If you wish to pass as Devonian you must pronounce it "Scorrll" (2 syllables, the 2nd unstressed). The main stone, at over 6-feet high, is the largest of the standing stones at Scorhill on Dartmoor. The circle is almost 30 yards in diameter and comprises 24 stones still standing; 10 others have fallen. Originally they might have numbered up to 70. Fine panoramic views over the Devon countryside can be seen from there. Gidleigh is the nearest village and Chagford its closest moorland town. Before Bronze Age settlements such as this one, hunting and gathering groups of Palaeolithic people inhabited Dartmoor by 10,000 years ago. Animals hunted include, deer, horses, bison and ox.
Mor Ton was part of a larger Saxon settlement from c 682AD. A weekly market and 5-day fair existed from 1207, surviving until 1935 and 1822 respectively. The town's prosperity flourished with the wool trade, until the late C17th. The sparrowhawk is a symbol of Moretonhampstead, one such bird being paid annually to King John in the C13th. Places in the town house various ghostly presences. You might feel some protection - especially if planning to stay overnight - by visiting its lovely granite Church of St. Andrew, with its Dartmoor backdrop. The church is mainly of C15th and early C16th construction.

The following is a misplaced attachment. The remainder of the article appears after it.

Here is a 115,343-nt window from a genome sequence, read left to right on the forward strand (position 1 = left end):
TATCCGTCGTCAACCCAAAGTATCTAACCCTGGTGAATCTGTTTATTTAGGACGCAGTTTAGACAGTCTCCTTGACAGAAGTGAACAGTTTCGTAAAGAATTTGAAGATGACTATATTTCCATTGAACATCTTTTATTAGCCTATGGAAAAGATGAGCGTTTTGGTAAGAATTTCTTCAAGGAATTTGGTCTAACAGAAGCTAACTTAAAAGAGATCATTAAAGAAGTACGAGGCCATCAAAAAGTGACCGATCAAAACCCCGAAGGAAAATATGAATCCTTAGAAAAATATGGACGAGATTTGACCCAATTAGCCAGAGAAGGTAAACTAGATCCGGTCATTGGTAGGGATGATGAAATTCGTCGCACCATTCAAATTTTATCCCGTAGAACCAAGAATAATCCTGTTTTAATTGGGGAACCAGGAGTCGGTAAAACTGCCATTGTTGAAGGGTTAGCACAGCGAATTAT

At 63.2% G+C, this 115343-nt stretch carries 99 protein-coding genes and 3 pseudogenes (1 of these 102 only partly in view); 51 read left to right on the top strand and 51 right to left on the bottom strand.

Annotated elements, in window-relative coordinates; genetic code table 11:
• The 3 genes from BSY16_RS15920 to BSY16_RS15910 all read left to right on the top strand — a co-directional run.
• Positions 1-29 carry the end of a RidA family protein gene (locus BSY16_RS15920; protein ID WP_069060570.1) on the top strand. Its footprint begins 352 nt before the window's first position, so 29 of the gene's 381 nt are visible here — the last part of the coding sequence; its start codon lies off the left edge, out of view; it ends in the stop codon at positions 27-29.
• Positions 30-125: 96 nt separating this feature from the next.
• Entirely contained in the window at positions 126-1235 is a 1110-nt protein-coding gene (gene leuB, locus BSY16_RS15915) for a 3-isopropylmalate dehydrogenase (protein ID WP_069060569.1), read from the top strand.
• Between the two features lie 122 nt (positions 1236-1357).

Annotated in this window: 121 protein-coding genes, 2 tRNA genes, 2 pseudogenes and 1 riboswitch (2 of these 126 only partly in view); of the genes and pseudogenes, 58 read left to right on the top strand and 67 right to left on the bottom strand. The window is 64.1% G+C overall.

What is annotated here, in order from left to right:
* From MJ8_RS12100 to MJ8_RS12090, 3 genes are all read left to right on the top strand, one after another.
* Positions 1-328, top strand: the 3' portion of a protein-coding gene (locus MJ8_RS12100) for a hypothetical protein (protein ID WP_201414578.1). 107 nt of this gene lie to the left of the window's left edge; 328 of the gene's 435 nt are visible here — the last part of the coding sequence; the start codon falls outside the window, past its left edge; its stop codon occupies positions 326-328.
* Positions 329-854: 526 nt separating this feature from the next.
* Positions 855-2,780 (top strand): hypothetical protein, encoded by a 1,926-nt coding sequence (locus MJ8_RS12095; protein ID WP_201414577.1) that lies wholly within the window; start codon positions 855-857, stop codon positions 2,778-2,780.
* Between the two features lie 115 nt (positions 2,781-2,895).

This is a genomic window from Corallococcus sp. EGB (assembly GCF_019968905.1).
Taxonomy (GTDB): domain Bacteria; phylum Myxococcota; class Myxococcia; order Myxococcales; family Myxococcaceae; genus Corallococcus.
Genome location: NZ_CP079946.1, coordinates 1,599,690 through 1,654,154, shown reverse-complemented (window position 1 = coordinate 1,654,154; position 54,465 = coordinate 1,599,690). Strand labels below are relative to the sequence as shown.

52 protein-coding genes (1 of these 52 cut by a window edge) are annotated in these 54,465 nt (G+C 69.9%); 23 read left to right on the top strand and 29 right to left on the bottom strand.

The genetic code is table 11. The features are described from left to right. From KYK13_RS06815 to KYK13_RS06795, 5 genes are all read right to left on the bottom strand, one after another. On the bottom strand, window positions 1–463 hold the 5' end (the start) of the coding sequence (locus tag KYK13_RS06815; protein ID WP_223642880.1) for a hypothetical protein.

The East and West Dart Rivers meet, beautifully, at Dartmeet. The head of the West Dart is north of Flat Tor; that of the East Dart is further north, near Cranmere Pool Letterbox. On both sides of the rivers are interesting walks through varying countryside. Dartmeet itself is lushly wooded, with remains of old settlements scattered around the area. There's a large, free car-park on site at Badger's Holt, with "facilities", but they are nice ones.